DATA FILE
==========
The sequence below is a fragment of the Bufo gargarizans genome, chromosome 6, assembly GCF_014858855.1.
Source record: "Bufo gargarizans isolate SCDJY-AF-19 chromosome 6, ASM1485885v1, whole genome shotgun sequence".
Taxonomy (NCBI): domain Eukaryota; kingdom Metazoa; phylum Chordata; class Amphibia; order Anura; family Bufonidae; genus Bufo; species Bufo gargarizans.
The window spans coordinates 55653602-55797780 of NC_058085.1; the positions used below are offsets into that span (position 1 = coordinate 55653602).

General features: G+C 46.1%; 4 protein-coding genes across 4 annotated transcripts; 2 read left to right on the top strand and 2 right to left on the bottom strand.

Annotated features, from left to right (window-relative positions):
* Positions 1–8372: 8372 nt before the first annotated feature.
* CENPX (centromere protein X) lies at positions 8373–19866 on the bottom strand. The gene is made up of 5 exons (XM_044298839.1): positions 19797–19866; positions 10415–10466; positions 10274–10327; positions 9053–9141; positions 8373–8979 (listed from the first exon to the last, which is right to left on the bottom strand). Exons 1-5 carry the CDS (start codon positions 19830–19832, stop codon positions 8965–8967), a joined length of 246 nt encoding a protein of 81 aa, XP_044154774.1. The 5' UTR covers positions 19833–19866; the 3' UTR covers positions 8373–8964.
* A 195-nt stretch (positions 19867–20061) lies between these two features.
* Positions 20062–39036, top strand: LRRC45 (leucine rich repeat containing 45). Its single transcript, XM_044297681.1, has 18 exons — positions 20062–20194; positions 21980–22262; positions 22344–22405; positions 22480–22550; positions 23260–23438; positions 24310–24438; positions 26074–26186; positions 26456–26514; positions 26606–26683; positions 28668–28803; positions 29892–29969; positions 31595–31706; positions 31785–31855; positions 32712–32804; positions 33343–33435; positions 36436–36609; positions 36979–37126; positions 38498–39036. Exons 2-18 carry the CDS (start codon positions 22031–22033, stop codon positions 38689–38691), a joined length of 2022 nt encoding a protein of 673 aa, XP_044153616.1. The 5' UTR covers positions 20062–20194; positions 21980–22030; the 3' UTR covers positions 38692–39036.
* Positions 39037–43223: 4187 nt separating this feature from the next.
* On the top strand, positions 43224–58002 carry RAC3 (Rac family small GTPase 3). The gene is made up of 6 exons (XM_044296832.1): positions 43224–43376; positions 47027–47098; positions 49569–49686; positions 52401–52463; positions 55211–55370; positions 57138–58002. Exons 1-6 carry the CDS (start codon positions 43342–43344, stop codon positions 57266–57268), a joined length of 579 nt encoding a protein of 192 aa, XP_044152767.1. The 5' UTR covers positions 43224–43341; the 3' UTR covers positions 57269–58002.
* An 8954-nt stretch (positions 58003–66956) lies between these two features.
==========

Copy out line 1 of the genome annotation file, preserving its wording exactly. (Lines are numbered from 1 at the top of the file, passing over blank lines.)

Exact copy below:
The sequence below is a fragment of the Bufo gargarizans genome, chromosome 6, assembly GCF_014858855.1.